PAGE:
You are here

William F. Buckley Jr. dies


William F. Buckley Jr., widely considered to be the father of the modern conservative movement, died on February 27, 2008, at the age of 82 in Stamford, Connecticut, according to The New York Times's obituary (February 27, 2008). Born in New York City in 1925, Buckley served in the Army from 1944 to 1946 before entering Yale University, from which he graduated in 1950. In 1955, Buckley founded the magazine National Review, which helped to define the conservative movement. In 1965, he ran for mayor of New York City on the Conservative Party ticket, winning 13.4% of the vote. The next year, he began to host the public affairs program Firing Line, airing first on WOR-TV and later on PBS; the program ran for thirty-three years and 1504 episodes. A prolific author, Buckley was first famous for his 1951 indictment of Yale's faculty, God and Man at Yale, and his 1954 coauthored defense of Senator Joseph McCarthy, McCarthy and His Enemies; among his other books are a string of spy novels featuring CIA agent Blackford Oakes. Buckley also wrote copiously for National Review and in his syndicated column "On the Right." He received the Presidential Medal of Freedom in 1991.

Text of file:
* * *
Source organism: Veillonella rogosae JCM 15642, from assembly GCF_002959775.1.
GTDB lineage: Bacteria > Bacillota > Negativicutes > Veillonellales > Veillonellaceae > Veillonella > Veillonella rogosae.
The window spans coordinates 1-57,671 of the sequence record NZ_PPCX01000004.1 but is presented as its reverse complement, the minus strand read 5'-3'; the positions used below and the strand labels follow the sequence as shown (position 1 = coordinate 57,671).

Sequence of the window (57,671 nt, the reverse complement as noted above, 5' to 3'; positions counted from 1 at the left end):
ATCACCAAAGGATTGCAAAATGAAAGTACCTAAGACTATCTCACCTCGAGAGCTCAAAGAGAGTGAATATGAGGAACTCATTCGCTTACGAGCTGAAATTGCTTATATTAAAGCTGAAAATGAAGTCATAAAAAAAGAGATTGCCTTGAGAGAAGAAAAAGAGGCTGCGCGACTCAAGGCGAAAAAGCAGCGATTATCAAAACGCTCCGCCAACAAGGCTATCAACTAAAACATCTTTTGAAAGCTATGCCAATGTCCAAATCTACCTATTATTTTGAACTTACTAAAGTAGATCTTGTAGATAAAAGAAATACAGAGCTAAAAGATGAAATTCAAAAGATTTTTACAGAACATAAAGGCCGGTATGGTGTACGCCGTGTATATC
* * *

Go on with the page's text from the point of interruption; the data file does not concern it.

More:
With respect to the creationism/evolution controversy, Buckley will be best remembered for his participation in a 1997 Firing Line debate with the title "Resolved: The Evolutionists Should Acknowledge Creation," conducted at Seton Hall University in South Hall, New Jersey, on December 4, 1997, and moderated by Michael Kinsley. Buckley joined Phillip E. Johnson, Michael J. Behe, and David Berlinski in arguing for the affirmative, while Kenneth R. Miller, Michael Ruse, NCSE's executive director Eugenie C. Scott, and Barry Lynn argued for the negative. In his opening statement, Buckley retreated from the debate's title, saying, "Not everyone on the affirmative side embraces creation. What we contend is that everyone should acknowledge creation as an alternative explanation for cosmic and biological happenings now thought by so many as naturalist in providence and momentum," but continued, "my colleagues and I judge that the evidence for the naturalist theory of evolution is not merely insubstantial, it is fanciful." As the debate proceeded, however, it remained unclear what Buckley's objections to evolution were and what indeed he thought evolution was; both Ruse and Lynn were unsuccessful in attempting to elicit a clear explanation from him.